Williamston sees drastic shift in council

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By Jesse O’Brien
Williamston Post staff writer

Sandy Bowden-Whelton hopes to see a shift in the Williamston City Council's attitude in the upcoming year.

At this time last year, the Williamston City Council was made up of council members Michael Moody, Scott VanAllsburg, Larry Wittrup, Andy Simmons and John Pratt. City Manager Tim Allard was in his second year with the city, and the city administration appeared to be stable.However, after Simmons’ recent resignation, Wittrup’s decision not to seek reelection and Allard’s impending retirement in January, the council began to prepare for those changes.Those changes were accelerated even further by the election that took place on Nov. 8, which unseated Pratt and left the council with almost a completely different makeup. VanAllsburg and Wittrup were reelected, but two new councilmembers, Sandy Bowden-Whelton and Ben Stiffler, will begin their terms at the end of November.

Additionally, the council will vote on Monday either to elect a new mayor or maintain current Williamston Mayor Michelle Van Wert in her position.

Sandy Bowden-Whelton, who has served on the council before, earned a four-year term after coming in third place in the voting while Stiffler will serve out a two-year term.The council also selected James DeForest to take over the empty chair left by Simmons’ departure and will now turn its focus towards picking a new city manager.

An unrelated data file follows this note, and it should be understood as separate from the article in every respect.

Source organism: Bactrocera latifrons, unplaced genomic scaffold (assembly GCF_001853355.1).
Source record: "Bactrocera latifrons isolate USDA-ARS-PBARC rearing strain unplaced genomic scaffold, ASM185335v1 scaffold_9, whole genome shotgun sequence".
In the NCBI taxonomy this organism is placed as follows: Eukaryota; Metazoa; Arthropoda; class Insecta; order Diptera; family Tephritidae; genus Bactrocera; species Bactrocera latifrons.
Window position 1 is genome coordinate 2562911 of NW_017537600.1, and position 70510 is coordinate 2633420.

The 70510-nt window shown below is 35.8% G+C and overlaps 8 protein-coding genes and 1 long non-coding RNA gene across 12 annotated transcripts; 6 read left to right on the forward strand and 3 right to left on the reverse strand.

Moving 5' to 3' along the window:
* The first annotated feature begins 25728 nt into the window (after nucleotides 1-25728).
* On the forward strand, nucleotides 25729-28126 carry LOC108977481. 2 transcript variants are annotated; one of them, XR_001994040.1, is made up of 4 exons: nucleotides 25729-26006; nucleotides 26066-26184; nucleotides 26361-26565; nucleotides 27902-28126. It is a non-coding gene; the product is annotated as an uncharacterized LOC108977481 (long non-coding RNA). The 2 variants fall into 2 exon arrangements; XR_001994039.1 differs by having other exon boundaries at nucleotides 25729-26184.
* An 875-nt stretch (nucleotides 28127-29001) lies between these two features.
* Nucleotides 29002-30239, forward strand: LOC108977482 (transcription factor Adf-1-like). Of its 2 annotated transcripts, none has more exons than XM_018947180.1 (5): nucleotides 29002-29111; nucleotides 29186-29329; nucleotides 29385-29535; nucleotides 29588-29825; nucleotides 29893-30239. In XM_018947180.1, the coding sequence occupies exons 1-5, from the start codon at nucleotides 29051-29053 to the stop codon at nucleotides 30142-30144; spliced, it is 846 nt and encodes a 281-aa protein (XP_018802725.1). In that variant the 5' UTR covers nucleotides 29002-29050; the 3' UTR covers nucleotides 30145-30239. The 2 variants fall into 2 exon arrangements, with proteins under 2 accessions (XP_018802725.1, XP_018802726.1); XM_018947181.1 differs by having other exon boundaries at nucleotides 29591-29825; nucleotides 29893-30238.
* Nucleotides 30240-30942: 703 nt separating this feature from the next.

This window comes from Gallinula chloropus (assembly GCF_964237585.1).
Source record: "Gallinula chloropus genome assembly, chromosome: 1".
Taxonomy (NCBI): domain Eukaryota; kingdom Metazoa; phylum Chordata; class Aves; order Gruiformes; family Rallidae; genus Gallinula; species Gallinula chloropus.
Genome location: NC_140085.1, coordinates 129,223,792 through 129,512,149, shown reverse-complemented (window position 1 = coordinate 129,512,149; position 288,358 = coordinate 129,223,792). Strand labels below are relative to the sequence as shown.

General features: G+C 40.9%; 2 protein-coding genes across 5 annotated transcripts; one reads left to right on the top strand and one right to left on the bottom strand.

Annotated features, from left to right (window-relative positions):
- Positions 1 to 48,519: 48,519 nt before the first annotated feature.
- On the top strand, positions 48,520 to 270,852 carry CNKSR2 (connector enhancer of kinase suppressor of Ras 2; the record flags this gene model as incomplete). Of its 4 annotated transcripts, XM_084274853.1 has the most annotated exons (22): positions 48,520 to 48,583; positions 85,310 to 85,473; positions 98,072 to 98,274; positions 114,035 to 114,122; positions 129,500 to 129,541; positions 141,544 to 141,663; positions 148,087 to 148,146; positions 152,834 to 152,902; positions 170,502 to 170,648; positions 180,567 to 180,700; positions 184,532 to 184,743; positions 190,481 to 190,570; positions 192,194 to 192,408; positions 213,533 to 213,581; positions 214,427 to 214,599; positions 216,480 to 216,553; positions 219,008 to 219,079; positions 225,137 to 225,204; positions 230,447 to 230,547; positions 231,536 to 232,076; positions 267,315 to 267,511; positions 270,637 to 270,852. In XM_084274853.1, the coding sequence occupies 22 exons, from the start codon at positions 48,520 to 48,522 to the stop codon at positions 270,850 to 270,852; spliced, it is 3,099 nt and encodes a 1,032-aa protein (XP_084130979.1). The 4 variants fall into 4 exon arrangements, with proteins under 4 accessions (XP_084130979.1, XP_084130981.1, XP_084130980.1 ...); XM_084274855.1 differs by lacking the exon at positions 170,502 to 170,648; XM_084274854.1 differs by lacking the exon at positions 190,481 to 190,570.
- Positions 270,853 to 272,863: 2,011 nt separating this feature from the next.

In a previous interview, Allard predicted that Williamston could see an entirely different city council following the election, and the city would see the effects of that.

“Every councilmember brings [their] own personal worldview, priorities and objectives and those are the people who make decisions that affect the community,” he said.

Throughout the past year, there had been conflicts, with councilmembers Pratt, VanAllsburg and Moody on one side opposite Van Wert. Stiffler and Bowden-Whelton ran as part of a four-person team that openly supported the mayor, and the new blood could shift the dynamic quite a bit.

Bowden-Whelton said she only wanted one thing out of the new council. “Peace,” she said. “There’s been a lot of bickering going on in the council the last couple of years and I’m hoping that a change of pace will settle things down and get back to the basics of council.”

Bowden-Whelton added that city council meetings have become too long because of the fighting, and that is simply unacceptable.

She said the council needs to shorten its agendas and focus on the tasks at hand.

Moody said he believes the fighting has become an issue as well, especially between Mayor Van Wert and Allard.

“It was a major problem, because it caused the council to spend time addressing issues that seemed like more of a personality problem with (the two) than on city business,” Moody said.

In the search for a new city manager, she hopes the council will appoint someone who lives within the city limits. Allard currently commutes between Grand Rapids and Williamston.

“Even though he’s considered a pretty good city manager, I would love to see somebody who’s familiar with Williamston,” Bowden-Whelton said.

With the new council dynamic and possibility of a new mayor being chosen by the council next week, Moody hopes the fighting can stop and the council can get down to serving the city of Williamston.

“I don’t know for sure, you never can tell,” he said. “But hopefully things are going to change, and we’ll see what happens on Monday.”

Click here to see a short picture slideshow showing the players involved in the council shake-up.

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